But after meeting the top politicians of the time and celebrities at London nightclubs a decade ago, another surprising journey followed...to Dubai.
“Dubai was flying, PR firms were calling us desperate for people, so my boss asked if I fancied moving there to set up an office,” he said.
“Dubai was great for single guys out for a good time and is safe for wealthy families with an outstanding quality of life but the glitzy plastic fantastic life wasn’t for me.
“The pay was good, I cleared my debts and I lived in a nice place and drove a really cool Jeep. I did the dune bashing, the sky diving, the desert camping and, of course, I bought my fair share of booze from dodgy men up the coast. The place was very, very good to me and I will always be grateful.”
In 2012, George set up his own business, the Writing Shop, winning clients across the UAE and then Africa, the Middle East, Switzerland and the UK.
“It’s funny how it can take decades to go full circle to get back to where you started. It took me 30 years to realise what was in front of me from that first story about a plane disaster. I was always a writer.”
“The writing I do personally now includes executive speeches for CEOs, senior industry leaders or politicians, annual reports, news opinion pieces for business leaders and a lot of websites. The team is great – a real mix of creative types who write ad copy and taglines and corporate types like me, ex-journalists and communications practicioners.”
However, fuelled by a hectic lifestyle, which included presenting a radio show, and the “huge booze culture” of Dubai, drinking too much and staying out too late, too often, George had “a breakdown.” He returned home to Grantham in 2014, and was cared for by his youngest brother, Martin, who runs Gastech Plumbing, and wife Jill.
“Getting back to my roots and getting off the rollercoaster was something that just had to happen,” George recalled.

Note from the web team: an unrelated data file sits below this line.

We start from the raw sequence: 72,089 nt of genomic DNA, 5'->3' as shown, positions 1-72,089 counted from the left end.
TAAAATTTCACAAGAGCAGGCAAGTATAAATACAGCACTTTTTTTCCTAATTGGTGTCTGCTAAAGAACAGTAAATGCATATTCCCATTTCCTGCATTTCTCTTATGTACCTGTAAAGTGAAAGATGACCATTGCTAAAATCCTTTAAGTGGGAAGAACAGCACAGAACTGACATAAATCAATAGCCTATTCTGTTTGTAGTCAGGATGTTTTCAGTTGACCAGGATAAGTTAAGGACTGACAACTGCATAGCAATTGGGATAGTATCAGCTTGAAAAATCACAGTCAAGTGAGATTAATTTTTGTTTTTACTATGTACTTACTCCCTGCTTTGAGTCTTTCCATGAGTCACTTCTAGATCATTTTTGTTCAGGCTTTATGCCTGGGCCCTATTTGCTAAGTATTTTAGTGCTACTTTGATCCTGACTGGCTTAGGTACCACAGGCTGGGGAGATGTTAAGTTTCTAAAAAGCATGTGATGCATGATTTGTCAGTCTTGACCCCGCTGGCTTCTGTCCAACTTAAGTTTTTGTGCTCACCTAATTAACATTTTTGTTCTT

So he sold his flat in London, bought a little house in Grantham, and now flits between London, Dubai and Grantham, where: “I have found myself again.”
Then there was that political journey, caused by a changed world. Despite being born into a Labour family and being a party member for 20 years, George learnt you have to question everything.
“Corbyn’s Labour seeks to make enterprise practically impossible, let alone desirable. People who run businesses take risks – with their own money and their family’s security. That’s how business is. And those that succeed, they are the ones that create the jobs that everybody else wants and needs.
“The terrible thing about today’s world is the lack of respect – and in fact the hatred and jealousy – that people have for other people who run businesses.”
And there is Brexit, which Question Time viewers noticed, saw him demand the replacement of Theresa May with a Brexiteer prime minister.
George explained: “Sovereignty is the most important, followed by the importance of protecting the liberal values of freedom and liberty that we have come to take so much for granted. I have lived in some parts of the world where that liberty doesn’t exist, in countries without democracy or some of the most basic human rights.”
George believes Europe is facing a crisis – ”not of terrorism but of values” – one that led German Chancellor Angela Merkel to make the “massive mistake” of allowing a million undocumented migrants into her country.
“If Brexit can help us in any way to escape the horror of those values, then it’s a decision well-made. Of course, Brexit is an incredibly exciting opportunity for us to take advantage of the fact that 90 per cent of global growth over the past decade has been outside the EU.
“I have seen that excitement first hand during my time in the Middle East. Staying in the EU is a matter of fear – and I am really happy to see we have embraced opportunity.”
George adds his future is: “wide open,” but he feels: “bloody lucky I get to do what I love.”
He continued: “Grantham has been hit really, really hard by globalisation, by the death of manufacturing and the sad demise of the high street. But there’s life and love and bloody good humour in Grantham and I’m really chuffed to be back.”